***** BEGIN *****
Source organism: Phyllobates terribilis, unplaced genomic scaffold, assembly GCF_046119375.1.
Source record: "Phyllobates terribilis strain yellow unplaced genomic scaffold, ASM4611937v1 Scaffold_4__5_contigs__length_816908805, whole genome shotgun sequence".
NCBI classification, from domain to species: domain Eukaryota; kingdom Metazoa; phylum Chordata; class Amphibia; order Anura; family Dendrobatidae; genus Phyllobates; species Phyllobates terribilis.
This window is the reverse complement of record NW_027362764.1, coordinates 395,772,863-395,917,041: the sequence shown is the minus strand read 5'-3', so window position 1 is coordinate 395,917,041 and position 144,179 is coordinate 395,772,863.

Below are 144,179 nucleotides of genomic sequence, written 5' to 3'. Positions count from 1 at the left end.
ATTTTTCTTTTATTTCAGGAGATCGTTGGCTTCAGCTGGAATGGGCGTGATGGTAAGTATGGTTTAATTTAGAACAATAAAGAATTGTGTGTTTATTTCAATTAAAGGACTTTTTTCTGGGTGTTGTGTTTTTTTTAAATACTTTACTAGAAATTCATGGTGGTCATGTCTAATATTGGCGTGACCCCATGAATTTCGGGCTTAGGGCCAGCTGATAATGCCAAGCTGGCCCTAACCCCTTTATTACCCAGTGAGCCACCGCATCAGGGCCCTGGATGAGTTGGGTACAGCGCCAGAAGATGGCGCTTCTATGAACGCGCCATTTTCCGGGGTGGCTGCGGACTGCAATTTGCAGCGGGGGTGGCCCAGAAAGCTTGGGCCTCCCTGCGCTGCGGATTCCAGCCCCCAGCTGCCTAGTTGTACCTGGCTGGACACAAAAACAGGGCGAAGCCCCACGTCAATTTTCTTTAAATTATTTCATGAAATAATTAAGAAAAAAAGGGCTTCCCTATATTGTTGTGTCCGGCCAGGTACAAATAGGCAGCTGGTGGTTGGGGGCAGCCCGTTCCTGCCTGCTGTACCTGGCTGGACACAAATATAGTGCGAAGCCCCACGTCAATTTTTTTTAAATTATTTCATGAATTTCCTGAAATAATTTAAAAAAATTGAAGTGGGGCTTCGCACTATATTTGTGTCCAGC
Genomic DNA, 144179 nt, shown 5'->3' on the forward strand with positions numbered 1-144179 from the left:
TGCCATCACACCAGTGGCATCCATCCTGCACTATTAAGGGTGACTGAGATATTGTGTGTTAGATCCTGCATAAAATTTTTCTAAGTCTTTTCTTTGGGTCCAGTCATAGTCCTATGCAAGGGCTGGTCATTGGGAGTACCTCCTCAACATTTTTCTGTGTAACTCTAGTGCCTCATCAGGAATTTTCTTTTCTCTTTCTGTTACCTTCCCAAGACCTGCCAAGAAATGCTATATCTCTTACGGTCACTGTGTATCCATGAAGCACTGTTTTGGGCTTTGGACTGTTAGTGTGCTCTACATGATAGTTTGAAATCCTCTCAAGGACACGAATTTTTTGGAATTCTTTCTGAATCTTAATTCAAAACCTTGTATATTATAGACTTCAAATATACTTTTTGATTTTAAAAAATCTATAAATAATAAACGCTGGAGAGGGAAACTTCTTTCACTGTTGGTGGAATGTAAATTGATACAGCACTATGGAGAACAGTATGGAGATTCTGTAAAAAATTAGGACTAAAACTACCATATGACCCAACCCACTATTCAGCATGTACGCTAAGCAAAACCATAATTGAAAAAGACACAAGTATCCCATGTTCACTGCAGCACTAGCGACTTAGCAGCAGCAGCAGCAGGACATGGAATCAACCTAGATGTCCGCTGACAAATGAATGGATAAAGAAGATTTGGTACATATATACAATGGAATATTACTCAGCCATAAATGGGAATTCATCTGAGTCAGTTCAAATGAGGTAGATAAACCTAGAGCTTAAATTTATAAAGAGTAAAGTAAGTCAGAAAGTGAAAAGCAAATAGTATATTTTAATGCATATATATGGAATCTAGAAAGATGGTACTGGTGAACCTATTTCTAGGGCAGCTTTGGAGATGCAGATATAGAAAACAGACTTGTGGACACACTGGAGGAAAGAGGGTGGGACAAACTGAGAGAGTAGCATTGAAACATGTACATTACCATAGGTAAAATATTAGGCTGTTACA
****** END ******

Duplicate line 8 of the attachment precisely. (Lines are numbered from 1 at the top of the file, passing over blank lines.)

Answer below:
TGCCATCACACCAGTGGCATCCATCCTGCACTATTAAGGGTGACTGAGATATTGTGTGTTAGATCCTGCATAAAATTTTTCTAAGTCTTTTCTTTGGGTCCAGTCATAGTCCTATGCAAGGGCTGGTCATTGGGAGTACCTCCTCAACATTTTTCTGTGTAACTCTAGTGCCTCATCAGGAATTTTCTTTTCTCTTTCTGTTACCTTCCCAAGACCTGCCAAGAAATGCTATATCTCTTACGGTCACTGTGTATCCATGAAGCACTGTTTTGGGCTTTGGACTGTTAGTGTGCTCTACATGATAGTTTGAAATCCTCTCAAGGACACGAATTTTTTGGAATTCTTTCTGAATCTTAATTCAAAACCTTGTATATTATAGACTTCAAATATACTTTTTGATTTTAAAAAATCTATAAATAATAAACGCTGGAGAGGGAAACTTCTTTCACTGTTGGTGGAATGTAAATTGATACAGCACTATGGAGAACAGTATGGAGATTCTGTAAAAAATTAGGACTAAAACTACCATATGACCCAACCCACTATTCAGCATGTACGCTAAGCAAAACCATAATTGAAAAAGACACAAGTATCCCATGTTCACTGCAGCACTAGCGACTTAGCAGCAGCAGCAGCAGGACATGGAATCAACCTAGATGTCCGCTGACAAATGAATGGATAAAGAAGATTTGGTACATATATACAATGGAATATTACTCAGCCATAAATGGGAATTCATCTGAGTCAGTTCAAATGAGGTAGATAAACCTAGAGCTTAAATTTATAAAGAGTAAAGTAAGTCAGAAAGTGAAAAGCAAATAGTATATTTTAATGCATATATATGGAATCTAGAAAGATGGTACTGGTGAACCTATTTCTAGGGCAGCTTTGGAGATGCAGATATAGAAAACAGACTTGTGGACACACTGGAGGAAAGAGGGTGGGACAAACTGAGAGAGTAGCATTGAAACATGTACATTACCATAGGTAAAATATTAGGCTGTTACA